The Women's Journal

Nuclear Stress Testing: Is The Radiation Worth It?

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Gaetano N. Pastore, M.D., F.A.C.C.

50% of patients who suffer a heart attack never make it to the hospital!

Nuclear stress testing (SPECT imaging) has been the gold standard for the non-invasive evaluation of patients with symptoms that suggest the presence of coronary artery disease.  SPECT imaging has been in existence for decades and has proven itself to be highly sensitive and specific for the detection of significant coronary artery disease. Moreover, SPECT imaging has proven to be life saving in many cases by detecting severe coronary artery disease before a major heart attack or sudden death.  In order to image the heart and its blood supply the patient receives an intravenous radioactive isotope such as Technetium 99 so that a special gamma camera can visualize the heart and its blood supply.  The test also provides vital information about the heart’s wall motion and ejection fraction which is an expression of the heart’s strength as it pumps blood to the body.  This information is invaluable to the physician as it provides a comprehensive evaluation of the heart in a single test!

Humans are exposed to many types of radiation on a daily basis from natural background radiation, irradiated foods, UV exposure, microwaves, cell phones and even your TV and computer screen! Medical imaging exposes patients to what is known as ionizing radiation, perhaps the most potent and potentially harmful form of radiation exposure. During SPECT imaging the patient is exposed to this radiation from the administered isotope. During the last decade the utilization of medical imaging has expanded, as new technologies have emerged designed to aid in the diagnosis of various medical conditions. The most common of these diagnostic tests include x-ray, CAT scan and nuclear SPECT imaging. Given this expansion of medical imaging there has been heightened concern about the sometimes significant radiation exposure to patients undergoing some of these specialized diagnostic tests.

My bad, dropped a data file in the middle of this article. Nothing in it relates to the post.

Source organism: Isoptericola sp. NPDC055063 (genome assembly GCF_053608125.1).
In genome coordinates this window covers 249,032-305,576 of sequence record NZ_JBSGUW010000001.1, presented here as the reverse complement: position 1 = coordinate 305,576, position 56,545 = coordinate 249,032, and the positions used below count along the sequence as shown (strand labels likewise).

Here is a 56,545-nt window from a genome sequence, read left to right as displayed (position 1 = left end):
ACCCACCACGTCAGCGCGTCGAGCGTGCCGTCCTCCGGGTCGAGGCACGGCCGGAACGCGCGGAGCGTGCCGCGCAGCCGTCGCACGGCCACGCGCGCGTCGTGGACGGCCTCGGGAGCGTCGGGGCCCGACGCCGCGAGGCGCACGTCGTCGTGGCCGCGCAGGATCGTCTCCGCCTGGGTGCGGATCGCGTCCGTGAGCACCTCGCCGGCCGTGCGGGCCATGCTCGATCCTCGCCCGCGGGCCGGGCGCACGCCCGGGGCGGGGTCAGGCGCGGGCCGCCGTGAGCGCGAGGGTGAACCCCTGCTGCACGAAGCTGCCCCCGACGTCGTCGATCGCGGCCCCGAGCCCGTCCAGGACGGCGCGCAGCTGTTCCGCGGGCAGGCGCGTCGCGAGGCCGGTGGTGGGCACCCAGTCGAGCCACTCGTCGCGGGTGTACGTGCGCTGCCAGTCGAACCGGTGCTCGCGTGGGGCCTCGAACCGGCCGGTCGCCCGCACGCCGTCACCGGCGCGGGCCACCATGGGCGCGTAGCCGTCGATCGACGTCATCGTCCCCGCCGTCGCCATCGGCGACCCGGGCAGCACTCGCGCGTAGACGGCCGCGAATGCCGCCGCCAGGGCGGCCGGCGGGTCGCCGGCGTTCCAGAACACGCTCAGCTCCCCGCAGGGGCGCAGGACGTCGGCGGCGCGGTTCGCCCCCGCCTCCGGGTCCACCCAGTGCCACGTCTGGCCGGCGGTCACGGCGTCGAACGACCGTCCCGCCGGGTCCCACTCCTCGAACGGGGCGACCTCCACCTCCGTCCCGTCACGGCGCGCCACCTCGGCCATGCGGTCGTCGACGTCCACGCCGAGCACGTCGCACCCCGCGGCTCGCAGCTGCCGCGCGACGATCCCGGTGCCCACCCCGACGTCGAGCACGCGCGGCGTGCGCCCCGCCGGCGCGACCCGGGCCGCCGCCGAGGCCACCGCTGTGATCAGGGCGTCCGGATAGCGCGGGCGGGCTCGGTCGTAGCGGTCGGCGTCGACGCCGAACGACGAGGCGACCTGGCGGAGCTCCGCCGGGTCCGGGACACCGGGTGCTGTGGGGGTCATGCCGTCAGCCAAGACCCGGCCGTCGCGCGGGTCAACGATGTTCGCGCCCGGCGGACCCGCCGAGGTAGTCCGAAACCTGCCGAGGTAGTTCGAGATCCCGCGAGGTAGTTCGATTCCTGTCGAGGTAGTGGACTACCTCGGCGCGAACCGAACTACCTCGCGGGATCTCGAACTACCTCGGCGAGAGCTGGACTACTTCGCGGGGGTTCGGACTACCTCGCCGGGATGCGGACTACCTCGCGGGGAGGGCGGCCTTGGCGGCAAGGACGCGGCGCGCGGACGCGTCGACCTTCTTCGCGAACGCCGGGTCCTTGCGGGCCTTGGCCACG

The primary concern regarding this exposure is the risk of developing cancer.  In fact, ionizing radiation is a proven cancer-causing agent. The primary evidence for this comes from studies from atomic bomb survivors in Japan and from those exposed to high doses of radiation from the Chernobyl nuclear accident. In most cases these exposures were significant, much higher than the radiation exposure of any one patient undergoing a diagnostic test.  Therefore, it is not clear what effect these medical tests have on patients and their subsequent risk of cancer. It is important to understand that it has never been proven that nuclear SPECT imaging has ever caused cancer. However, nuclear SPECT imaging and CT scanning do have some of the highest radiation exposure levels compared to other diagnostic imaging modalities and therefore it is imperative that these tests should be reserved for those patients who would benefit the most.

Thanks to the latest technology, the amount of radiation exposure to patients during their stress test continues decrease. Newer isotopes with higher energy but less radiation exposure are now used almost exclusively. More sophisticated CT/PET scans are now available that expose patients to a fraction of the radiation. Newer scanning protocols are also utilized today that further reduce patient exposure.